teeritz, this is very similar to my Skyriter except the Skyriter will type over top of the same letter or add a space in a word. I never know which it will do or when it will do it. I found a worn shoulder screw and replaced it. No change. I examined the escapement as well as the dogs. They sure look like the ones on my other Skyriters that work fine. I thought about retensioning the main spring. On a similar note, I was working on my Olympia Studio 44 and found the carriage feed not as smooth as I thought it should be. It was like it would lightly catch on something. I found the carriage rail was hitting a burr on the drum covering the main spring. That will be my next item to inspect on my intermittent feeding Skyriter.
Wouldn't it be great if there was some kind of open workshop where we could all bring our busted up typewriters and brainstorm solutions. We could leave them on our own separate benches for days at a time without worries about them getting messed with or stolen. Bits of old steel that we could cut down to fashion replacement parts, etc. A bar against the wall, maybe a pool table in the middle of the room when you need to get away from typewriter problems for a few minutes, a pinball machine, too.It's uncanny in its randomness, this spacing (or lack of) issue that some of these machines are prone to. Of course, Murphy's Law dictates that it can only happen to the typewriters that I enjoy using the most. I picked up my other QDL earlier today and, well, if it was a horse, I'd be loading the pistol right now. But more about that in another blog post.
I'm loving your idea there Teeritz! A man-shed for typewriters. Great idea! There's just something about the royal machines. I think there's an inherent problem with the escapement design, which seems to manifest in different ways on different machines. And they didn't change that design for a very long time, and all 3 of my Royal machines suffer in some way. Sooooo.... which pinball machine should we be looking at?
I "TILT!"ed the KISS pinball machine on many an afternoon back in the early '80s. There was a great machine called "Black Knight". It was the size of a single bed and used a billiard ball instead of steel ones. Cost $2 bucks per game back then when all other machines were still charging 20 cents. As for the typewriter shed, yeah, if only one or two of these old typewriter repairers were still in the game. They're getting harder to find in Melbourne-town. I'm beginning to think that I'll have to try my hand at repairing some of these myself. Yeah, I don't fancy my chances either.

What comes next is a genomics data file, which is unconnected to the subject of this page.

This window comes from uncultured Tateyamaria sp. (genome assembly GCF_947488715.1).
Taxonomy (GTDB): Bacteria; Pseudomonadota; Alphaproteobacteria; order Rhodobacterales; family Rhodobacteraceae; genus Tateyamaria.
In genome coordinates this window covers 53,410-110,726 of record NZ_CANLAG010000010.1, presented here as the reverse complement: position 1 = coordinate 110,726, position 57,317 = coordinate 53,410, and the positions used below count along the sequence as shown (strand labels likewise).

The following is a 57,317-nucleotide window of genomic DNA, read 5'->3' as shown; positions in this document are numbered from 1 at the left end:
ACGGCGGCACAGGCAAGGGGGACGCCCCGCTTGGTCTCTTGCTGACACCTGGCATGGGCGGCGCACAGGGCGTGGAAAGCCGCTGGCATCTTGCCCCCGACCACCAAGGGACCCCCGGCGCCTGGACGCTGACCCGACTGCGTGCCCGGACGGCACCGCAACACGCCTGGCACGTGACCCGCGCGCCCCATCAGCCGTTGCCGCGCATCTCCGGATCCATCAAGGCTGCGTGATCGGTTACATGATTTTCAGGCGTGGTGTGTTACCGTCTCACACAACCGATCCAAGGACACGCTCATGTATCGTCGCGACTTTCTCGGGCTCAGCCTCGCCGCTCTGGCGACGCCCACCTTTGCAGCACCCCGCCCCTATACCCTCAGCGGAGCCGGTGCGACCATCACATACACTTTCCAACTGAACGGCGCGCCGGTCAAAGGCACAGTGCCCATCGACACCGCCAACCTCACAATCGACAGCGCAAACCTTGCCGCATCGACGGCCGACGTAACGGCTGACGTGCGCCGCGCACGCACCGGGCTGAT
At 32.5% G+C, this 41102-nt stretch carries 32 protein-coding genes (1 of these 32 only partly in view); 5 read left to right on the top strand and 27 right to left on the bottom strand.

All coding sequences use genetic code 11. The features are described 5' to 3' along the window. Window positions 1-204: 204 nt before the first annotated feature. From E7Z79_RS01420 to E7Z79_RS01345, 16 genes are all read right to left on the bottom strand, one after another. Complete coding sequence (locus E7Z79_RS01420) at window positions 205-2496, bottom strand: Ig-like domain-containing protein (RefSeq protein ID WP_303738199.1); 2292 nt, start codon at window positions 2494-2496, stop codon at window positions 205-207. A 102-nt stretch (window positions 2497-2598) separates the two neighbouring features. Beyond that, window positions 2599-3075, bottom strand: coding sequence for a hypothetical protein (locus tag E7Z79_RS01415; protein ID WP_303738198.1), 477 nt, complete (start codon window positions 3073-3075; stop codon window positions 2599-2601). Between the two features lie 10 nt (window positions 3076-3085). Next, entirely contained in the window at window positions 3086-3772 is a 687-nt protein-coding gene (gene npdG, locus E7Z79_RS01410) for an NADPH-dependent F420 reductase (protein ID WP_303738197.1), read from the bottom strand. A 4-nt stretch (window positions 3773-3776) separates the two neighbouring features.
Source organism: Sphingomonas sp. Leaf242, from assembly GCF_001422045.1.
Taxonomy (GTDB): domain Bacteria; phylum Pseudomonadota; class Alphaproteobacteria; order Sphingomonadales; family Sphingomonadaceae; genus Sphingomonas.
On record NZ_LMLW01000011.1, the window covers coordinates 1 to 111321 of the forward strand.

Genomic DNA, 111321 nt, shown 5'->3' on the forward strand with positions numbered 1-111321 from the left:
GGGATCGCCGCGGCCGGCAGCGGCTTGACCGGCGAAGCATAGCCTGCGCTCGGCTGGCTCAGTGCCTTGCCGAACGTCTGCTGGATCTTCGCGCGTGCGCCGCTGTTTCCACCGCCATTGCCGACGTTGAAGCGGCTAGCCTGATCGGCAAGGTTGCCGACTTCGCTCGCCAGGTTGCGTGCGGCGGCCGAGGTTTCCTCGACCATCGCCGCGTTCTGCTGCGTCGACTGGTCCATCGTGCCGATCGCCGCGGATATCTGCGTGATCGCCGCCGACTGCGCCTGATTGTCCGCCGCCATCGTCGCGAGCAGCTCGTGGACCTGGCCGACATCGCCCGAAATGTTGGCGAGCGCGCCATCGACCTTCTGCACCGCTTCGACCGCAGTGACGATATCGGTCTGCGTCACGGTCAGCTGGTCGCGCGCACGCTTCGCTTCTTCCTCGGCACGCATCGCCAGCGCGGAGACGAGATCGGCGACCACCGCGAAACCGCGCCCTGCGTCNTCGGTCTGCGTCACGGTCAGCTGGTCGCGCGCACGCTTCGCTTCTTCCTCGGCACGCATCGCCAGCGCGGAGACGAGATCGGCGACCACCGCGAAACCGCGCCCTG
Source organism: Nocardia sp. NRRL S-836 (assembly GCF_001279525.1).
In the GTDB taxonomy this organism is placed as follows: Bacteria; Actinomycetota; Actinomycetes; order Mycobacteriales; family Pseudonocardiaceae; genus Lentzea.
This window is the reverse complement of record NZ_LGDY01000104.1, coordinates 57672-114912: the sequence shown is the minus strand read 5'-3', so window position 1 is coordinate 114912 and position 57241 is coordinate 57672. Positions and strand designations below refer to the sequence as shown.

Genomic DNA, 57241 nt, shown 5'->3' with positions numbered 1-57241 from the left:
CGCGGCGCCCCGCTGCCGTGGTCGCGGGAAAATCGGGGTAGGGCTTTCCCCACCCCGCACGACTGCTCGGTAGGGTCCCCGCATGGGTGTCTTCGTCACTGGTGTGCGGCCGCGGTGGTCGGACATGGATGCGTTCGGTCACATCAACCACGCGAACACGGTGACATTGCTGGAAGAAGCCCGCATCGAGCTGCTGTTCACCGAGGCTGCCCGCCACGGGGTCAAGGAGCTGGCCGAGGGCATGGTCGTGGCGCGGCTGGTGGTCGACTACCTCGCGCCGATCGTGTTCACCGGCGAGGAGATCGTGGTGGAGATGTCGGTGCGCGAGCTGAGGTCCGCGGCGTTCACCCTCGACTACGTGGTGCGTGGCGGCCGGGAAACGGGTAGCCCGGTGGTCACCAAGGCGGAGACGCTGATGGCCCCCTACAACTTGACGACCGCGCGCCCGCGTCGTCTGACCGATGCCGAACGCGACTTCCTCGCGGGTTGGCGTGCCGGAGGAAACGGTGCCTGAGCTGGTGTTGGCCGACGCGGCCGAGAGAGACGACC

I thought you might have a machine in mind! And I even have seen a machine just like what you are talking about. I think Thomos in Essendon used to have one. Don't be afraid to dip your hands in. Naturally, give it a shot on a machine you care less for first. I'm not saying it's easy, but it is rewarding when you fix something. Except a Valentine. What a f**king waste of day that was for me.
That's frustrating, to be sure. I love the idea of a communal repair space. I'd love to get a little help, even if it's "I wouldn't do that..." and sometimes you need a third hand.
I'm with you on the community workshop idea, hopefully it might be magical enough that little elves come by at night and fix things for us :DThe problem you describe on your Hermes 2000 is exactly what I have experience with any H2000 i've ever typed on. it eventually caused me to give mine away after many attempts at a fix. However, my Royals *never* have the famous Royal escapement issues that others complain about. I guess I can count myself lucky.